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that I durst never show any ladie but you two. And so wishing you to lock me up as safe in your love, as I know you will lay up this booke safe in your chest, I commend me to you,

Your sonne-in-law,

And in love, Dec. 19, 1600.


From this collection we transcribe the following; which will shew the writer's talents at easy and humourous rhyme to great advantage. Some readers, perhaps, may think that the wight, calling himself Peter Pindar, has been more indebted to Harrington for his manner, than to the obscure bard of antient Greece.



A well learn'd man, in rules of life no stoyk,

Yet one that careless epicures derided,

Of women's virtues talking, them devided
In three, the private, civyll, and heroyk.
And what he said of theise, to tell you briefly,

He first egan discoursing of the private,

Which each playn country huswife may arrive at,
As homely, and that home concearneth chiefly.
The fruit, malt, hops, to tend, to dry, to utter,

To beat, strip, spin the wooll, the hemp, the flax,

Breed poultry, gather honey, try the wax,
And more than all, to liave good cheese and butter,
Then next a step, but yet a large step bigher,

Was civill virtue fitter for the city

With modest lookes, good clothes, and answers witty, Those baser th.ogs not done, but guided by her.


Her idle tymes and idle coyne she spends

On needle works; and when the season serves

In making dainty junketts and conserveb,
To welcom in kynd sort his dearest friends.
But far above them all, he most extolled

The stately heroyns, whose noble minde
Itself to those poor orders cannot bind
Anomelous that still live uncontrollid.
Theise entertayn great princes; theise bave learn'd

The tongues, toys, tricks of Rome, of Spayn, of Fraunce, These can correntos and lavoltas daunce;

And though they foote it false, 'tis ne'er discearned. The vertues of theise dames are so transcendant,

Themselves are learn'd, and their heroyk spirit

Can make disgrace an honour, sin a merit,
All pens, all praysers are on them dependant.
Well, gentle wyse, thou know'st I am not stoycall,

Yet would I wish, take not the wish in evill,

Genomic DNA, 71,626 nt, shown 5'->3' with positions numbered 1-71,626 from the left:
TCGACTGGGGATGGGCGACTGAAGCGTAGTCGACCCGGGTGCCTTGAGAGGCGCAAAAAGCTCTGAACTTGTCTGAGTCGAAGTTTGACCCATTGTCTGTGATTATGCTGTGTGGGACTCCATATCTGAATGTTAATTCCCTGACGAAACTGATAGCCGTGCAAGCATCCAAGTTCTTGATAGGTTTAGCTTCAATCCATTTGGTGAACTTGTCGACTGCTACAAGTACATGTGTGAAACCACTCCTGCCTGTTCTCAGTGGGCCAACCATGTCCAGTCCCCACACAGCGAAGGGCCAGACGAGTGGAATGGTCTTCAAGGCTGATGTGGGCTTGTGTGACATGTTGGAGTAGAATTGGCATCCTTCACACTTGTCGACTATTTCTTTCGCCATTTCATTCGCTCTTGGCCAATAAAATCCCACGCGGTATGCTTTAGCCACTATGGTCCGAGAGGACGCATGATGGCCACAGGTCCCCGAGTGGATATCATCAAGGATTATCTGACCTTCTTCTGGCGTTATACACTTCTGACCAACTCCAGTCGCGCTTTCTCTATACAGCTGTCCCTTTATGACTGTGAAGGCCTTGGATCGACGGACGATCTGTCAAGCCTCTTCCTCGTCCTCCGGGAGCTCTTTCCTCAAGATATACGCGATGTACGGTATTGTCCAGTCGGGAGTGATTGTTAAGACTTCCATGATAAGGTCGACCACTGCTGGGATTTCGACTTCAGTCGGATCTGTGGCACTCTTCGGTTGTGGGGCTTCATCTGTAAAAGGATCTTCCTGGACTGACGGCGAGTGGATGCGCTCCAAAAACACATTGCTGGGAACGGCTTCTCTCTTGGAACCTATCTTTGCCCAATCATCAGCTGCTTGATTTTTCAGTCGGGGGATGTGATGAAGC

You knew the private virtue, kept the civill, But in no sort aspire to that heroycall.


When with your daughter, Madam, you be chatt'ring,

I find that oft against me you incense her,
And then, forsooth, my kindness all is flattering,

My love is all but lust ; this is your censure. 'Tis not my flattering her moves you hereto, It is because I will not flatter you.

This witty and thoughtless man died at Kelston, near Bath, in 1612, aged 51.

The ingenious Dr. Harrington, physician, at Bath, is a descendant of sir John Harrington, and inherits the fullness of his wit, without any of his extravagance.


Many admirable specimens of his classical taste, and lively humour, have been circulated among his friends, and it is a pity that the whole of them are not collected into one or two volumes, while the venerable author is living to give them in a correct state to the public.


“ Yet shelter'd there by calm Contentment's wing,

Pleas'd he could smile, and with sage Hooker's eye See from his mother earth God's blessings spring,

And eat his bread in peace and privacy.”

The name of Hooker has outlived that of the polemics with which he was engaged; and while the immediate subjects which exercised his pen are forgotten, his books of ecclesiastical polity shall continue to be read with admiration, not only for the clearness of their reasoning, and the vigour of their style, but as exhibiting the correctest views of social relation, and the foundations of human laws and government. In them the reader will find the true balance and connexion of individual rights, and social obligation ; what may be claimed, and what may be conceded for the general good.

The mind and character of Hooker greatly resembled that of his immortal work. The one in fact was but a counterpart of the other. In his book we perceive a chaste simplicity, united to the most vigorous strength of reasoning: and though immense stores of reading and acute research,


and observation are poured into it, the whole is so judiciously and naturally blended, as not to have the slightest appearance of pedantry or ostentation.

Such also was Hooker; a man capable of the greatest things, yet in his deportment the simplest and most humble man alive. His birth was lowly, but though his parents had a large family they laudably exerted themselves in giving him a good education, and it is related of him, that when he was a school-boy, he was inquisitive to enquire into the grounds and reasons of things, asking

Why this was, and that was not to be remembered ?" "Why this was granted, and that denied?' Yet this sagacious spirit was mixed, says one of his biographers, with so remarkable a sweetness and serenity of temper, as endeared him to his preceptor, and made him predict that he would become a great man.

Hooker's uncle was chamberlain of Exeter, and being very intimate with bishop Jewell, of Salisbury, he entreated him to become his nephew's patron, which the good prelate consented to, and sent him accordingly to Corpus Christi college, Oxford, where he obtained the place of bible clerk, and followed his studies with unremitted attention.

Hooker's biographer relates a curious anecdote of him and his patron, which, as a picture of the manners of those times, as well as of the characters of the two parties, will be found amusing ; and it may be proper to observe here by the way,



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